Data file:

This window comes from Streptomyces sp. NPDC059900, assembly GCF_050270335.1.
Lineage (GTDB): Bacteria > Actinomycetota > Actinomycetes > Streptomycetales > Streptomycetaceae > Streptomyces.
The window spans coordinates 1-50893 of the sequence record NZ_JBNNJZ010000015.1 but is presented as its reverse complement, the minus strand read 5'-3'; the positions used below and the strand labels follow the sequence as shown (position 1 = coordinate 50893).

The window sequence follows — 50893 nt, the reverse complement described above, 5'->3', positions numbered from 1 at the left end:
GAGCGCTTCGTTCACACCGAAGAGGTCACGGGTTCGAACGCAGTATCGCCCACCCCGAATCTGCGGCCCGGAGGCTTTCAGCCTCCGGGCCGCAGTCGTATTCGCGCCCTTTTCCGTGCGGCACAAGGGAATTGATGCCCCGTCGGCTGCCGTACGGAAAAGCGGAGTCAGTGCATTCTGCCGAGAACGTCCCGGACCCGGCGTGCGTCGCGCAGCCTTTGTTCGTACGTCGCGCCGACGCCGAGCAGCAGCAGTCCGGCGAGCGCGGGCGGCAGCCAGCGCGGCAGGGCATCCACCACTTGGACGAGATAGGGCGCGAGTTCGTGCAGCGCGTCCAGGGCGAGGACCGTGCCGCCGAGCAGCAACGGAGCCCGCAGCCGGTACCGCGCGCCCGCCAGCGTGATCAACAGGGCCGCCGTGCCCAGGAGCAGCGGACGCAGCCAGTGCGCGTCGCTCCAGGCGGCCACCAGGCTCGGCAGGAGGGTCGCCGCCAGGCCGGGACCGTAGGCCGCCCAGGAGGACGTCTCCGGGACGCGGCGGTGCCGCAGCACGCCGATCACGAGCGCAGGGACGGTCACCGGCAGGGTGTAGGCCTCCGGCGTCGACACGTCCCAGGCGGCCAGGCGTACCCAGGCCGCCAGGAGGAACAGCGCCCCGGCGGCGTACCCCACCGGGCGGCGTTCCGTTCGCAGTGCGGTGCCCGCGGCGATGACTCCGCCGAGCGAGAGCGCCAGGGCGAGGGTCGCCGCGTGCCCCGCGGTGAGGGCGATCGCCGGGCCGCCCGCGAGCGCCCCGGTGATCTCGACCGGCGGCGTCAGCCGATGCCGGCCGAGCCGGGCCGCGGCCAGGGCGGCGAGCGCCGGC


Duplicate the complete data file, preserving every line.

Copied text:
This window comes from Streptomyces sp. NPDC059900, assembly GCF_050270335.1.
Lineage (GTDB): Bacteria > Actinomycetota > Actinomycetes > Streptomycetales > Streptomycetaceae > Streptomyces.
The window spans coordinates 1-50893 of the sequence record NZ_JBNNJZ010000015.1 but is presented as its reverse complement, the minus strand read 5'-3'; the positions used below and the strand labels follow the sequence as shown (position 1 = coordinate 50893).

The window sequence follows — 50893 nt, the reverse complement described above, 5'->3', positions numbered from 1 at the left end:
GAGCGCTTCGTTCACACCGAAGAGGTCACGGGTTCGAACGCAGTATCGCCCACCCCGAATCTGCGGCCCGGAGGCTTTCAGCCTCCGGGCCGCAGTCGTATTCGCGCCCTTTTCCGTGCGGCACAAGGGAATTGATGCCCCGTCGGCTGCCGTACGGAAAAGCGGAGTCAGTGCATTCTGCCGAGAACGTCCCGGACCCGGCGTGCGTCGCGCAGCCTTTGTTCGTACGTCGCGCCGACGCCGAGCAGCAGCAGTCCGGCGAGCGCGGGCGGCAGCCAGCGCGGCAGGGCATCCACCACTTGGACGAGATAGGGCGCGAGTTCGTGCAGCGCGTCCAGGGCGAGGACCGTGCCGCCGAGCAGCAACGGAGCCCGCAGCCGGTACCGCGCGCCCGCCAGCGTGATCAACAGGGCCGCCGTGCCCAGGAGCAGCGGACGCAGCCAGTGCGCGTCGCTCCAGGCGGCCACCAGGCTCGGCAGGAGGGTCGCCGCCAGGCCGGGACCGTAGGCCGCCCAGGAGGACGTCTCCGGGACGCGGCGGTGCCGCAGCACGCCGATCACGAGCGCAGGGACGGTCACCGGCAGGGTGTAGGCCTCCGGCGTCGACACGTCCCAGGCGGCCAGGCGTACCCAGGCCGCCAGGAGGAACAGCGCCCCGGCGGCGTACCCCACCGGGCGGCGTTCCGTTCGCAGTGCGGTGCCCGCGGCGATGACTCCGCCGAGCGAGAGCGCCAGGGCGAGGGTCGCCGCGTGCCCCGCGGTGAGGGCGATCGCCGGGCCGCCCGCGAGCGCCCCGGTGATCTCGACCGGCGGCGTCAGCCGATGCCGGCCGAGCCGGGCCGCGGCCAGGGCGGCGAGCGCCGGC